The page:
Eclipse will launch the browser and show the application in it. Depending on the breakpoint, Eclipse may go into the debug perspective. You can even set your breakpoints at runtime and see the effects. Alternatively, you can also launch using Run As?Run On Server in the same manner.

Verifying WTP and M2 Plugin Integration
Based on the output and debugging session, you can confirm whether or not the integration was successful.

Note: Changes you make to the servlet, simple classes, and JSPs get dynamically reflected in the output because WTP is pushing all changes into the server. If you don’t need this feature, feel free to stop the server, or delete the server from the server view discussed above. Running Maven goals of “package” does not affect this functionality in anyway. In fact, all other Maven goals can be executed in the same manner.

Figure 11. Servers View: Launch the application by right clicking on the project and executing “Debug As”.

For Further Consideration
The M2Eclipse plugin not only works nicely, but it can also integrate well with WTP. However, this integration does require some configuration even for web application projects as simple as this example used in this article.

The following are some additional tips to keep in mind when integrating M2 and WTP with the techniques described in this article:

  1. There is no need to maintain the .classpath file, nor is there a need to use the eclipse:eclipse goal that was used previously with the Maven Eclipse plugin. The .classpath is much cleaner because the pom.xml is used as a valid metadata for understanding the individual jars. All the referenced jars from the repository don’t show up in the .classpath.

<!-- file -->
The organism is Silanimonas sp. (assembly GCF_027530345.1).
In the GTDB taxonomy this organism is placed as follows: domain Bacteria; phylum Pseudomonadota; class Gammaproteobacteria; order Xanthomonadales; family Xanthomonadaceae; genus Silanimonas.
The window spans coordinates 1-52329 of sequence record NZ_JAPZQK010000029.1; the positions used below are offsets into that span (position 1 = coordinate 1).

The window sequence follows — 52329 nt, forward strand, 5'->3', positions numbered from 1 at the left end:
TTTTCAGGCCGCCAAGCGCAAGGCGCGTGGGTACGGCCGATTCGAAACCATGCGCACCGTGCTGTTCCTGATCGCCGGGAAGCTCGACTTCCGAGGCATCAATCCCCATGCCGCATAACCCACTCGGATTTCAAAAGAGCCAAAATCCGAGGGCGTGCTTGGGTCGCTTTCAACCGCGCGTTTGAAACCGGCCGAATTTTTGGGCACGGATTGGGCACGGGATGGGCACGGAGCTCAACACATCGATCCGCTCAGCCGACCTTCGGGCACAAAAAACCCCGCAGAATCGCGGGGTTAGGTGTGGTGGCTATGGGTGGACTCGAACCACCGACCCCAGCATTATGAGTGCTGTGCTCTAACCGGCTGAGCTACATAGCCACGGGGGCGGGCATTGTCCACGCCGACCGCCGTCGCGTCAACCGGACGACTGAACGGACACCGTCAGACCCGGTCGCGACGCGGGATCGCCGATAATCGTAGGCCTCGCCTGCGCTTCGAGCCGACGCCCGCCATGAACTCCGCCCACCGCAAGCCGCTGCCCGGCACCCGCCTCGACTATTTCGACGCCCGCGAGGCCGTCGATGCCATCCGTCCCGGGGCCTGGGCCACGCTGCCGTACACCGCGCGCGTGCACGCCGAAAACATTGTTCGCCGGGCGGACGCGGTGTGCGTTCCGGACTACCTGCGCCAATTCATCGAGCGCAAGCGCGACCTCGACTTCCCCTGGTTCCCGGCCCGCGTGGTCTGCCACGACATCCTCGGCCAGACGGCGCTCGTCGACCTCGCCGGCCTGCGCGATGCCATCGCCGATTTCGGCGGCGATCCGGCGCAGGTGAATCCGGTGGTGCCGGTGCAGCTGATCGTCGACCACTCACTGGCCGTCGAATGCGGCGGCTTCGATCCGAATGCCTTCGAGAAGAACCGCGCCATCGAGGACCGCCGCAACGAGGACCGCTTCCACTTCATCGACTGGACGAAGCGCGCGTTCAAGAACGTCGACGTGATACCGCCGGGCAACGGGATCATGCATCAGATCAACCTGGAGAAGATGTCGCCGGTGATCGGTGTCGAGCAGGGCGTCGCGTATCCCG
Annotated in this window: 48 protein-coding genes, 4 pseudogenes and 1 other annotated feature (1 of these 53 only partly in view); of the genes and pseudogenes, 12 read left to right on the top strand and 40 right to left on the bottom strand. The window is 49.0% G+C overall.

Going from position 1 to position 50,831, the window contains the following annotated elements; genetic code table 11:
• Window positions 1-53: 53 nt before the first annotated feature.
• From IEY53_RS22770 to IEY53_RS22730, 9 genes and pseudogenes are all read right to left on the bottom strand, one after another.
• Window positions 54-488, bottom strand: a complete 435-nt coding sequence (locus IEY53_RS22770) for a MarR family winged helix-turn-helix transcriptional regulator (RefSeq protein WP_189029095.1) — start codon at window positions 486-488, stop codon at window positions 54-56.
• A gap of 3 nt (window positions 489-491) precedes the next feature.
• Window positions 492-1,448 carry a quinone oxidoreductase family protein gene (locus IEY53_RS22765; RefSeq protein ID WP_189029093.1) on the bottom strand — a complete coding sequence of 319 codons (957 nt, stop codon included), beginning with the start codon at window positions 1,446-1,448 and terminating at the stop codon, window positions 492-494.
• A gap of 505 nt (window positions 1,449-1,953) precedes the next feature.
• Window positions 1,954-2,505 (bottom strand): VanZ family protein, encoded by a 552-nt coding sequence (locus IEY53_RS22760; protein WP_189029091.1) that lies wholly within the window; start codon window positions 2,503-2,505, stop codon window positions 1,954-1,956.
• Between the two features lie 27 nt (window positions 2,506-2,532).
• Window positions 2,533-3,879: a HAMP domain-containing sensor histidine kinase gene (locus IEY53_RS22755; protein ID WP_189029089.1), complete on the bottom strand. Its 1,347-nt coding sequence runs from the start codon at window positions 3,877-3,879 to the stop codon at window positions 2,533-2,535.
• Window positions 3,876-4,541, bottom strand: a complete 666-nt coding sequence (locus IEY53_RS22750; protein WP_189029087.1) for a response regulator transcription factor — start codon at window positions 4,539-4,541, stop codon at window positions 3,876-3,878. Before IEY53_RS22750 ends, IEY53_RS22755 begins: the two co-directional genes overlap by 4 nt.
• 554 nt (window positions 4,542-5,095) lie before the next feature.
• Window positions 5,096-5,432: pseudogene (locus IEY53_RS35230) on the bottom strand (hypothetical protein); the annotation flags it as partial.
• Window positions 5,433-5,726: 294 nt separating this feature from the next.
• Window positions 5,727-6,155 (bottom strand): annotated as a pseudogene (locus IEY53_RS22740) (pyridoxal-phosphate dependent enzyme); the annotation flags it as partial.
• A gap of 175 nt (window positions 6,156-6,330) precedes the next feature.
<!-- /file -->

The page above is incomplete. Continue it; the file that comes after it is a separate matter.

2. The key to doing a WTP and M2 integration is to understand folder structures, Java build path settings, and the file .settings/org.eclipse.wst.common.component.
  3. You can learn everything about the actual application that you deployed by examining the folder .metadata.pluginsorg.eclipse.wst.server.core inside the workspace. You will need to explore the subfolders to locate the actual location where the web application is being assembled when you execute “Run on Server”. A close look at it reveals that the servlet-api jar and the JUnit jar are not inside the assembled application’s WEB-INF/lib folder, because they had scopes of provided and test, respectively. The earlier builds of the M2 plugin had an issue in this regard.
  4. If you use Maven 2, you don’t need MAVEN_HOME or any other environment variable except JAVA_HOME and the correct path. And you need those only for executing Maven 2 from the command line.
  5. The M2 plugin uses a component of Maven called Maven Embedder. Embedder has been used by the Maven command line interface (CLI) since version 2.1.
  6. You must use Maven from the command line as part of continuous integrations and a regular non-IDE based build process. When running Maven from the command line to build and deploy the web application into Tomcat, refer to the Maven 2 documentation and the Maven 2 book Better Builds with Maven.